When on 3 May 1791 the Four-Year Sejm also called the Great Sejm adopted The Government Act of the Polish–Lithuanian Commonwealth later known as the Constitution of 3 May, the Polish-Lithuanian state became the Europe’s first and the world’s second, after the United States, that passed the founding law. For its time, it was a progressive and bold legal act which initiated a number of reforms. Edmund Burke – an Irish philosopher and one of the leading politicians of modern conservatism called 3 May Constitution “the purest public good ever given to humanity.”
This year Poland celebrates the 230th anniversary of adopting the Constitution of 3 May by the last King of Poland and Grand Duke of Lithuania Stanisław August Poniatowski. The Constitution sought to implement a more effective constitutional monarchy, introduced political equality between townspeople and nobility, and placed the peasants under the government’s protection, mitigating the worst abuses of serfdom. It banned pernicious parliamentary institutions such as the Liberum Veto.
The 3 May Constitution also introduced the principle of the tripartite separation of power, and reformed the existing political system ensuring more equal treatment of all nationalities within the Commonwealth. The Constitution also expressed the nation’s patriotic will to defend Poland’s independence following its first partition by Austria, Prussia and Russia in 1772.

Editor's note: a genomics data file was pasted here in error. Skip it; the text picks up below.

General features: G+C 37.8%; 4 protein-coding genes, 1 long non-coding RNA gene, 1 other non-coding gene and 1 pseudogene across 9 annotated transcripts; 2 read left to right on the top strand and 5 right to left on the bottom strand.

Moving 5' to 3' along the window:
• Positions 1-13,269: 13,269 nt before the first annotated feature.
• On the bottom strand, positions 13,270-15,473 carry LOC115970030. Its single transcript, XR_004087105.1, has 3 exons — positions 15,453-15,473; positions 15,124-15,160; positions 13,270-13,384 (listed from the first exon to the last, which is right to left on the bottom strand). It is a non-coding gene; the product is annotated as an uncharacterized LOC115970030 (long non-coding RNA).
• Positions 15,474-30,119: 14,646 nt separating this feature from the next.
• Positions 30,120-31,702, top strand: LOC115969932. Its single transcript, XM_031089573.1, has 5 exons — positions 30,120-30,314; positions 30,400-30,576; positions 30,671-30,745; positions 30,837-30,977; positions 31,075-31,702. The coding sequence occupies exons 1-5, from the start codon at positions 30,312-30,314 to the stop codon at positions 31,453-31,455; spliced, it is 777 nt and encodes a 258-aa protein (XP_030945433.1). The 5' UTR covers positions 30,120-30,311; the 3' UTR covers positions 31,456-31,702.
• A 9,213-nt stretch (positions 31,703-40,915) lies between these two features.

The Commonwealth’s neighbors reacted with hostility to the adoption of the Constitution. King Frederick William II broke Prussia’s alliance with the Polish-Lithuanian Commonwealth. He joined with Catherine, the Empress of Russia, and the Targowica Confederation of anti-reform Polish magnates to defeat the Commonwealth in the Polish-Russian War of 1792.
Thus, the ambitious reform plans which had meant to be implemented based on the new constitution were shattered. As a legal act, the Constitution of 3 May formally ceased to be in force in November 1793 by virtue of the resolution by the Sejm that was summoned under the dictate of Russia and Prussia in Grodno. On the same year, the two states partitioned Poland for the second time.
The Polish-Lithuanian state disappeared from Europe’s map for over 120 years after the 3rd Partition in 1795 conducted by Austria, Prussia and Russia. This act, violating all principles of international law, was erased only after the World War I, when Poland and Lithuania regained independence as two sovereign states.
When Poland regained its independence, the anniversary of adopting the 3 May Constitution was celebrated as a national holiday, since 1919. From 1939, under German and Soviet occupation as well as under the rule of communist authorities in Poland, the 3 May Day holiday was banned, but most Poles continued to observe it. In the sovereign Republic of Poland, May 3 has been restored as a National Holiday since 1990.